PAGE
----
In the West, meanwhile, the public is more averse to the risks of prescribed burns. In addition, in the mountainous areas found throughout the West, where the weather can change quickly, land managers can struggle to find suitable days for prescribed burns, or “burn windows,” which require the alignment of particular levels of humidity, soil moisture, and wind, among other factors. Prescribed burns in mountainous areas can be challenging because fires can move more quickly uphill. Western terrain and atmospheric conditions can also make it easier for smoke from prescribed burns to remain trapped in an area for days at a time. Then there is the matter of restrictions on prescribed burns imposed by states, which are generally tighter in the West than in the Southeast.
What’s more, federal fire management programs, which are more common in the West than in the Southeast, face incentives to spend time and money on suppressing fires rather than on igniting prescribed burns. The proportion of federal money available for prescribed burns compared to wildfire suppression has declined over the past five years, Climate Central has found. Today, federal agencies allocate more money to fire suppression than to prescribed burns. (For a breakdown of spending by federal agency from 2013 to 2018, based on data gathered by Climate Central, see “resources and downloads.”)
As the climate warms, the balance that land managers strike between fire suppression and prescribed burns will help shape the wildfire risks faced by communities across the country.
Kolden’s peer-reviewed paper in the journal Fire, “We’re not doing enough prescribed fire in the western US to mitigate wildfire risk”
Recent annual budget allocations for prescribed burns and fire suppression by the Bureau of Indian Affairs, the Bureau of Land Management, the Fish and Wildlife Service, the National Park Service, and the U.S. Forest Service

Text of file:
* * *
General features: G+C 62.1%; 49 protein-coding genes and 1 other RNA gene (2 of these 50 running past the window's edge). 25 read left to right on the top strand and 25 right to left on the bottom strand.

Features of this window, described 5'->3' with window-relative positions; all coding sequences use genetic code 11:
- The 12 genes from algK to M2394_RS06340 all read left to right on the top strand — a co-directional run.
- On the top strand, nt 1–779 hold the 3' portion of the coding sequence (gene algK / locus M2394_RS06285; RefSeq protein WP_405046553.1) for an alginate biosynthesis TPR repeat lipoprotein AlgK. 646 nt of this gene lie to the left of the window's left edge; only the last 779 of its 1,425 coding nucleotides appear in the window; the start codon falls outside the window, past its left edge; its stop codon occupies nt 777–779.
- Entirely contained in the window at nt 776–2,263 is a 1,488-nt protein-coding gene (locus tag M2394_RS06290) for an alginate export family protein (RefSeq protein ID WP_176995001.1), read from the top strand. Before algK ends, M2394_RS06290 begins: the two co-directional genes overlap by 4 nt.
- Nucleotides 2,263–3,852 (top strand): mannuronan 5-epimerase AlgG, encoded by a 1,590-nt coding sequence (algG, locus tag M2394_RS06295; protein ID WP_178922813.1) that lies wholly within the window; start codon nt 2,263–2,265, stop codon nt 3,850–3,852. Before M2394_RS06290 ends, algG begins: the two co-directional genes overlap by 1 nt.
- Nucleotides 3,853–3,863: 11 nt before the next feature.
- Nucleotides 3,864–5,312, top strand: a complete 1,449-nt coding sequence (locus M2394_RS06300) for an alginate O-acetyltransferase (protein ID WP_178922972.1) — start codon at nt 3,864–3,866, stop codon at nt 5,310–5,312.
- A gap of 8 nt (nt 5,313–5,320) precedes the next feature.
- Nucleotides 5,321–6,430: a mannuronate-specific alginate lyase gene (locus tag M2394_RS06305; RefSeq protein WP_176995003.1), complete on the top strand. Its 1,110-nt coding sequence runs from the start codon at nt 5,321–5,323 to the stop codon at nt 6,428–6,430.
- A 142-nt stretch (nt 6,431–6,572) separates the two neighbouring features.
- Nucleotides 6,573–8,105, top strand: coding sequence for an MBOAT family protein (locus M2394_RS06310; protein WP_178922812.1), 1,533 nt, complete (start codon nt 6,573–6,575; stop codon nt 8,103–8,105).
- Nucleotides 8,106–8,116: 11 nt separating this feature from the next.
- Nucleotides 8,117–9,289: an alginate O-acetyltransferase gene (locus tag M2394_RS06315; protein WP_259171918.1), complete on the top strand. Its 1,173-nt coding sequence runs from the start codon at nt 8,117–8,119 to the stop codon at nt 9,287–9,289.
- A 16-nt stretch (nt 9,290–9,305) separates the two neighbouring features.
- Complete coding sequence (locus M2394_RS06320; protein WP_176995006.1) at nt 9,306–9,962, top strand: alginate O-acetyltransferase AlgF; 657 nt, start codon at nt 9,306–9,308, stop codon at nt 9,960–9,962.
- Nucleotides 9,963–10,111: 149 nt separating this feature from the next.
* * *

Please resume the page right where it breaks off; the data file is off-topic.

State-by-state numbers of prescribed burns and wildfires, acres burned, and responsible agencies or organizations
Acreage of prescribed burns from 1998–2018, by National Geographic Area Coordination Center region and responsible agency, via Crystal Kolden
“Made to Burn” map: Climate Central adapted the map from modeling findings by Mark Finney and Karen Short of the Missoula Fire Sciences Lab and U.S. Forest Service. Their findings are detailed in this study.
“Wildfires vs. Prescribed Burns” map: The National Interagency Fire Center (NIFC) collected data from each federal and state agency that manages land between 2002 and 2017. (In 2018, NIFC did not publish the data per agency and state, but rather solely published by state.) Climate Central used Tabula to extract the data collected by NIFC, which is housed in PDFs on the final pages of the “NICC Wildland Fire Annual Reports.” These reports are available here. Climate Central then manually cleaned the data. The data is likely undercounted across the nation; states began reporting to the data to NIFC more comprehensively beginning in 2015.
“Spending on Fire Suppression vs. Prescribed Burn Treatment” chart: Information officers from the Bureau of Land Management, the U.S. Fish & Wildlife Service, the Bureau of Indian Affairs, the National Parks Service, and the U.S. Forest Service provided Climate Central with information about their funding commitments to prescribed burning and wildfire suppression between 2013 and 2018. Caveats related to U.S. Fish & Wildlife Service (USFWS) spending, per an agency spokesperson: “The numbers … only reflect the USFWS wildland fire management budget, which is allocated through the Department of Interior Office of Wildland Fire [OWF] for purposes of wildfire response and fuels treatment on USFWS managed land. The other DOI agencies that manage wildland fire (NPS, BLM, and BIA) have separate allocations through OWF for the same designated purposes. However, because USFWS is the only federal agency with a sole mission related related to wildlife, and prescribed burns are very beneficial to most wildlife habitat, USFWS actually spends more funds to conduct (non-fuels treatment) prescribed burns than what is represented by these fire budget numbers … on the national level from our fire office, we have not been tracking this additional USFWS funding spent for ‘habitat burning,’ except for very recently and not by region.”
This research brief by Climate Central is part of Breathing Fire, an ongoing series of research briefs and journalism projects dealing with wildfires and their causes, impacts, and solutions.